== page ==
Sunday, 14 March 2021

069. Just Because You Can

White: A. Corish - C&DCCC Sinclair Trophy, 2021

Mainly it's a blitz thing: playing a move simply “because you can”. It applies to those moves made for aesthetic (rather than objective) reasons, purely for the look of them, for the surprise of them, yet which are tactically sound. Some of us take this sensibility into longer form chess as well. The game below features two, even three such instances.

In the opening 4...Nf6!? is an unnecessary extravagance. After 5 0-0 there is nothing better than 5...fxe4, transposing to the main line anyway, whereas White also has the option of 5 exf5!. Nonetheless, I sometimes allow this simply because 5...Ne7! is such a nice reply and (I think) is just about sound. In other words: 4...Nf6!? just because I can.

My opponent, as many others have before, preferred the main line – but then played it uncritically. The moves immediately after 6...d6 are actually crucial. If Black manages safely to castle short, the opening problems are already solved and we can consider fighting for the advantage.

To that end I tried 13...g5!?. Here 13...Ne7 would be the routine continuation and should offer a plus. But I wanted to play 13...g5. And yes, it's tactically justified: 14 Bxg5? Bxg5 15 Nxc7 Qg6 16 Nxa8 Nf4 is a massive attack, while 14 Nxg5 Nf4! 15 Bxf4 exf4 16 Nf3 Qg6 (as in the game) provides excellent compensation, based on ...Rg8, ...Ne5, ...Bxh3 ideas. So 13...g5!? it was. Just because I could.

White should probably leave the pawn alone. My opponent took it and the pressure increased until he felt obliged to sacrifice the exchange. Then 29...Qh4! tied the white queen to defence of f2 with ideas of ...Rg3 and ...Bxh3; e.g. 30 b4 Rg3! 31 fxg3 fxg3+ 32 Kh1 Bxh3 33 gxh3 Rxf3! and wins. White guarded against this with 30 Rh1.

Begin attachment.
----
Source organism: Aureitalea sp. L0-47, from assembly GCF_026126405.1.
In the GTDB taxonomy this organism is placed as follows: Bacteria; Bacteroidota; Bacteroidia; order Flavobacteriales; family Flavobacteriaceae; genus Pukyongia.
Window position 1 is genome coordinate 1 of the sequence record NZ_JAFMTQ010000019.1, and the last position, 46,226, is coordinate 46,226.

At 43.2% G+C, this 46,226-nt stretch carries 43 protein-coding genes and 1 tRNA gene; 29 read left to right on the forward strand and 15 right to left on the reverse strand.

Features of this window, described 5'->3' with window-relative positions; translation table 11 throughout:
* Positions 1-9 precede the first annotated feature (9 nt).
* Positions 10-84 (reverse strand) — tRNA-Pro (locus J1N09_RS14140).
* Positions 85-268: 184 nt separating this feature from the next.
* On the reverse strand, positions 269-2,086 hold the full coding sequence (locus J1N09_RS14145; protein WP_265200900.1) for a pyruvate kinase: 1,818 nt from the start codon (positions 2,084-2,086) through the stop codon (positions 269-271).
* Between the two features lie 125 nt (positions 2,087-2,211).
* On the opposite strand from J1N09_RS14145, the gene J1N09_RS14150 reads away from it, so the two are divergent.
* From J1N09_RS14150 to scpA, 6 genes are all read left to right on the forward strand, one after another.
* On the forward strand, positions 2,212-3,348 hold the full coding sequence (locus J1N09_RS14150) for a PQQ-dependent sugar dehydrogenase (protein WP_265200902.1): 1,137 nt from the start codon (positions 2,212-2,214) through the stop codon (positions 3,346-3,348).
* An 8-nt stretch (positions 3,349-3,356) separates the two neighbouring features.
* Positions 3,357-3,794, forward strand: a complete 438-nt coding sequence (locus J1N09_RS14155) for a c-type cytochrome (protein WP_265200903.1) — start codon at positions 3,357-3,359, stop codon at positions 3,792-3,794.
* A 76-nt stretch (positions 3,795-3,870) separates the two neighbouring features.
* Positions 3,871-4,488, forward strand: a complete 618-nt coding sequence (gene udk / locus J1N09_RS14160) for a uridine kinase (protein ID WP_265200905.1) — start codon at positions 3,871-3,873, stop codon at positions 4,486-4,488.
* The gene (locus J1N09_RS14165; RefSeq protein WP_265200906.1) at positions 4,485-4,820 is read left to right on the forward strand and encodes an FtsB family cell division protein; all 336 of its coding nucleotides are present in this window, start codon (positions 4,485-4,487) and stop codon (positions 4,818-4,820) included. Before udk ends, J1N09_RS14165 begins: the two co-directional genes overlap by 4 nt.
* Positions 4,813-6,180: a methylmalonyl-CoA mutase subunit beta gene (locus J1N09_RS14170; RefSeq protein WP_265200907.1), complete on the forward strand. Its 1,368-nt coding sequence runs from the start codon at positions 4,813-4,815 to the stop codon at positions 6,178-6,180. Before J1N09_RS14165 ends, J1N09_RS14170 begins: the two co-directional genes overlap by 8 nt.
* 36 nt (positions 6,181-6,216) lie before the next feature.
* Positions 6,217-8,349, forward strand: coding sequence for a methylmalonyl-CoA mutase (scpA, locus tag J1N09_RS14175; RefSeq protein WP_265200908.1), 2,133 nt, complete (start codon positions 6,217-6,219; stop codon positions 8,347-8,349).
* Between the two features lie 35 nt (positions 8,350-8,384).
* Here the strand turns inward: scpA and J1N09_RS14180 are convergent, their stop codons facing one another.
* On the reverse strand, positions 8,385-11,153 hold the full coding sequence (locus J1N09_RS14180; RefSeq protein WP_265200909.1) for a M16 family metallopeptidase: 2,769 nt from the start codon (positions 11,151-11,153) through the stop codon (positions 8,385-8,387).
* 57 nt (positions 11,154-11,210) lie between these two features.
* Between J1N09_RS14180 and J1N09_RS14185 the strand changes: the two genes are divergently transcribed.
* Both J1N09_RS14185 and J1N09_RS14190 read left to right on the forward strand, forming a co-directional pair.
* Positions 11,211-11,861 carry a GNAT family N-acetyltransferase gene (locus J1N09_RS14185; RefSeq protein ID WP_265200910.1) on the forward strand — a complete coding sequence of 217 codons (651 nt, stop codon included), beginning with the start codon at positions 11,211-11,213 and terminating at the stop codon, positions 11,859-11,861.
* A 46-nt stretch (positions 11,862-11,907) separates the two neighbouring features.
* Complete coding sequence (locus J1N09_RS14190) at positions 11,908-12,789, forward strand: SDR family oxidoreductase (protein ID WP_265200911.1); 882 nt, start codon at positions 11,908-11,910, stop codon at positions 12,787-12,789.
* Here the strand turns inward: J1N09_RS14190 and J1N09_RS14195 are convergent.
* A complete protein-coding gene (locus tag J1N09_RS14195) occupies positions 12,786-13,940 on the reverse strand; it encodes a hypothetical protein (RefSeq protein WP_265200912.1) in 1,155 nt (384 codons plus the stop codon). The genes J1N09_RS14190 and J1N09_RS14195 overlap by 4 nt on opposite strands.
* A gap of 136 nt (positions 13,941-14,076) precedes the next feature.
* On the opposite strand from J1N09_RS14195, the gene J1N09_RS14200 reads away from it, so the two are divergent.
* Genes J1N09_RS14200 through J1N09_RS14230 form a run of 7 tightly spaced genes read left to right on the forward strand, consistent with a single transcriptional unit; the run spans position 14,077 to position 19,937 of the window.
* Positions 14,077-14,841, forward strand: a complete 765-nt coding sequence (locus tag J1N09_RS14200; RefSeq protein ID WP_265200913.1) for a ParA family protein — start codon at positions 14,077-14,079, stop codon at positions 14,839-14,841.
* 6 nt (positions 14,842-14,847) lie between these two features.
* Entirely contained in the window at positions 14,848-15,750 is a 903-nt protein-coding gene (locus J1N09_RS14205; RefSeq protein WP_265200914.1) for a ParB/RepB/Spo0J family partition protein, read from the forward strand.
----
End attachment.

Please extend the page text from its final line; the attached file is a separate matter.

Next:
So now what? The obvious move is 30...Bg4, removing the defending bishop, or if 31 Qe2 then the reverse order 31...Bxh3! 32 gxh3 Rg3! wins. But what happens if Black just plays 30...Rg3 anyway?

Let's see: 30...Rg3!? 31 fxg3 fxg3+ 32 Kg1 (shutting the rook in) 32...Qg5 (threatening ...Qe3+) 33 Qd3 Qc1+ (decoying the white bishop from the f-file) 34 Bd1 Qe3+! 35 Qxe3 dxe3 leaves White facing ...Rf2 and ...e3-e2, regaining the piece for a winning endgame. Or if the bishop returns to block with 36 Bf3, then 36...Rxf3! 37 gxf3 Bxh3! 38 Rxh3 e2 sees the e-pawn promote. White might put up a fight with 39 Rxg3 e1Q+ 40 Kg2 Qd2+ 41 Kh3 Qxb2 42 Nd5, but Black would still be winning.

So 30...Rg3!? it was. Just because I could. And it all worked out very nicely :)


  1. I don't know how it works but the latest trend is "5...Ne7 6.d4! e4 7.Nh4 c6 8.Be2 Nxf5 [8...d5 9.g4±] 9.Nxf5 Qa5+ 10.Nc3 Qxf5 11.0-0± White plays f3 next, with a big advantage." in "The Modernized Ruy Lopez" by Darius Swiercz

    1. Supposedly so. That line actually dates back to E.Hintikka-S.Brilla Banfalvi, corr. 1981, which continued 11...d5 12 f3 Qg6 13 fxe4 dxe4 14 Rxf6 Qxf6 15 Nxe4 and led to a win for White. But it's not really so terrible. I've had that position twice in 2020-21 and scored 1½/2 as Black :)